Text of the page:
Longtime New York Observer Editor Peter Kaplan Dead

Influenced scores of journalists, publications

Peter Kaplan, who edited The New York Observer for 15 years before becoming the editorial director of Fairchild Fashion Media, died Friday at the age of 59. The cause was the effects of lymphoma, WWD reported.

The longest-serving editor of the Observer, Kaplan was best known for his impact on the salmon-colored weekly paper, which he was credited with making a sharp-tongued chronicler of the city's power elites. Kaplan "splashed oversize illustrations on the cover, played up the headlines and laid bare the absurdities and humor in Manhattan's well-entrenched excesses," WWD wrote.

He influenced many other publications and websites through the many writers he brought on and cultivated, including Candace Bushnell of Sex and the City fame; Joe Conason, founder of National Memo; Capital New York's Tom McGeveran; and Deadline's Nikki Finke. As The New Republic wrote in a 2012 profile, "Subtract Kaplan from the media landscape of the past 20 years and you lose The Awl, much of Gawker, and a good bit of Politico, too." He left in 2009 shortly after the paper was sold by its founder Arthur Carter to real estate scion Jared Kushner, and not surprisingly, then, over the years, Newsweek, The Huffington Post and Condé Nast have come calling.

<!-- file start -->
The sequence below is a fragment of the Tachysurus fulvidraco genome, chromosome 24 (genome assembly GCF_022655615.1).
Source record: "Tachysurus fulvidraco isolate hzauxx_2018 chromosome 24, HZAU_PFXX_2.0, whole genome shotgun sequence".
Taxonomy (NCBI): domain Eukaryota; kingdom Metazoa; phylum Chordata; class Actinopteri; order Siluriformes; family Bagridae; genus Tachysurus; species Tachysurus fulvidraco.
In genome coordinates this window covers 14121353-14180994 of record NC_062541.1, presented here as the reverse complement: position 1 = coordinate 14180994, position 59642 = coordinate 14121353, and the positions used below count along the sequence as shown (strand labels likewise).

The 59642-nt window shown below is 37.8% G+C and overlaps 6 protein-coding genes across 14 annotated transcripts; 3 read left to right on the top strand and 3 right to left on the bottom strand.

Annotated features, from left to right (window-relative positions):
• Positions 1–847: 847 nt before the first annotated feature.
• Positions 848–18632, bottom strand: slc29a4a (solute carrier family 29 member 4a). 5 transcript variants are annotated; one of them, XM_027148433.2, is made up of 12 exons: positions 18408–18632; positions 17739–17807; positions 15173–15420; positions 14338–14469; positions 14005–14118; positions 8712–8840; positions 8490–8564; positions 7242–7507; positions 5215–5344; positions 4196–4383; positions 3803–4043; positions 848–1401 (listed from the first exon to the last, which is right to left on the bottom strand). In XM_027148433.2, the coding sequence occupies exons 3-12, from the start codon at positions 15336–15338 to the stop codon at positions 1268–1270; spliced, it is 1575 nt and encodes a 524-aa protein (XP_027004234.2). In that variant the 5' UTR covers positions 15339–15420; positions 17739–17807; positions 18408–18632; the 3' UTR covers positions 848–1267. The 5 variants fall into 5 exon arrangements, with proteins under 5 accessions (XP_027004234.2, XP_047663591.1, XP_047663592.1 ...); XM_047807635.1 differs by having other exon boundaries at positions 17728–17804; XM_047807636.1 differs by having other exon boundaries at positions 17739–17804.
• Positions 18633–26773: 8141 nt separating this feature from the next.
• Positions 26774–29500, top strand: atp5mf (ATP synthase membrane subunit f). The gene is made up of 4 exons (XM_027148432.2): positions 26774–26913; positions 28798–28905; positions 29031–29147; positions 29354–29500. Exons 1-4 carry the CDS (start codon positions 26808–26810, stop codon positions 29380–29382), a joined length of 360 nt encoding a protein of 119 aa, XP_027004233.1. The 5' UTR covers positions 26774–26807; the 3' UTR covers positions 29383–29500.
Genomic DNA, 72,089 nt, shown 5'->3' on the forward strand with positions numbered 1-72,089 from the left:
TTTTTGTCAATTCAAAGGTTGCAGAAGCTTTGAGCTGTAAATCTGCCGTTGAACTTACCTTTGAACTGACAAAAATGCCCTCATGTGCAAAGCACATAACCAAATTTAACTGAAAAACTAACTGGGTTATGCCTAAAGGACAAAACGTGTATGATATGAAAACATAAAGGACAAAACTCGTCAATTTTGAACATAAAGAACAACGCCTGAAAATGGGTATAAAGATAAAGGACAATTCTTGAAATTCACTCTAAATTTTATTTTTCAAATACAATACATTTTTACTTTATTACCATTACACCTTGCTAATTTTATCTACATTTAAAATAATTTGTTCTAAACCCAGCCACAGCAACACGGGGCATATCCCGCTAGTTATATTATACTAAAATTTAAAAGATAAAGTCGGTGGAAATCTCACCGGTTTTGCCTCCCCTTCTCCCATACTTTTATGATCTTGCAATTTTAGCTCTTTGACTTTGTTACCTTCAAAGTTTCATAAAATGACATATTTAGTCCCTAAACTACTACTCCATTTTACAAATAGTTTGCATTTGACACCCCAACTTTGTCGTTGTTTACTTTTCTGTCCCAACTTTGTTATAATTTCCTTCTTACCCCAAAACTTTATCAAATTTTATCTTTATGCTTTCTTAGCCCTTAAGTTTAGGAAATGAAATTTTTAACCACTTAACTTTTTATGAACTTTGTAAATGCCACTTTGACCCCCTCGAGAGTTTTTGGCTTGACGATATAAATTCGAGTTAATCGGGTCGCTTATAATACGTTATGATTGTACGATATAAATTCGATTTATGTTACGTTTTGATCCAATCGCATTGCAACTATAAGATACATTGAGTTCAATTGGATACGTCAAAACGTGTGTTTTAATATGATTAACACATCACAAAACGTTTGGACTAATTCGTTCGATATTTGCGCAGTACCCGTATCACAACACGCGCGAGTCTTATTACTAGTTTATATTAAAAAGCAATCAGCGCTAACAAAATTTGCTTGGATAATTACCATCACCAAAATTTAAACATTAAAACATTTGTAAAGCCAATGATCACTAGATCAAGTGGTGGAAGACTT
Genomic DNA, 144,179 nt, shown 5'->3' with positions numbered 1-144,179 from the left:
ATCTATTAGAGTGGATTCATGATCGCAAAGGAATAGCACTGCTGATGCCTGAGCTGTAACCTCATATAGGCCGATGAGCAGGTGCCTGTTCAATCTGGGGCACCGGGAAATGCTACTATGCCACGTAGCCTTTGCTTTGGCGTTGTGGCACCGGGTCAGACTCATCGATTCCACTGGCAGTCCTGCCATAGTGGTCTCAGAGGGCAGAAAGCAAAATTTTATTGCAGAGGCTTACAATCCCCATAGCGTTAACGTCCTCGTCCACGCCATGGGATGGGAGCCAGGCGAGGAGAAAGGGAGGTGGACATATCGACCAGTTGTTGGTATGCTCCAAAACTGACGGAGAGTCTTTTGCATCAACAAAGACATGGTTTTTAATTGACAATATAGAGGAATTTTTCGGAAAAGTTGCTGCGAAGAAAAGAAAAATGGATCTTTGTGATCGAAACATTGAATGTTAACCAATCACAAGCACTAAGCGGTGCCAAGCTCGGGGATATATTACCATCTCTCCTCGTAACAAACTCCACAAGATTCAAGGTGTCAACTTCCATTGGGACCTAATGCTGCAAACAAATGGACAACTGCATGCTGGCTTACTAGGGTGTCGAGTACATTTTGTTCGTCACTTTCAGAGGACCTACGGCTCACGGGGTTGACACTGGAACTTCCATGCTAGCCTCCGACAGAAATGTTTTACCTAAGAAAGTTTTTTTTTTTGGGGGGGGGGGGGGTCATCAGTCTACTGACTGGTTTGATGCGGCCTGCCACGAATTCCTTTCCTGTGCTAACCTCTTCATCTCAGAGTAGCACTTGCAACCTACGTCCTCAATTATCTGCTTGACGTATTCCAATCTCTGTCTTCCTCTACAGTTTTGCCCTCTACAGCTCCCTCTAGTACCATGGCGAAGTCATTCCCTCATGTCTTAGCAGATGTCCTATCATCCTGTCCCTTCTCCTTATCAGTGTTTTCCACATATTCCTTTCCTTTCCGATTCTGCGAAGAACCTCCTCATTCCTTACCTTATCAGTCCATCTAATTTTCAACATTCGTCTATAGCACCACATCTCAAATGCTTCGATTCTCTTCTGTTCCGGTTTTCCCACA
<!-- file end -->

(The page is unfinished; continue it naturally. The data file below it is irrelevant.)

As much for his impact on journalism, Kaplan was known for his eccentric style. He wore tortoiseshell glasses and khakis and is famous for his love for old Hollywood. His anachronistic style was captured in these parody Twitter feeds that were created by former Observer staffers Peter Stevenson and Jim Windolf in a sort of homage to him.

Earlier in his career, Kaplan was a reporter for The New York Times, executive editor of Manhattan, Inc., and executive producer for Charlie Rose. He's survived by his wife, Lisa Chase, an editor at Elle; and their son; as well as three children from his first marriage.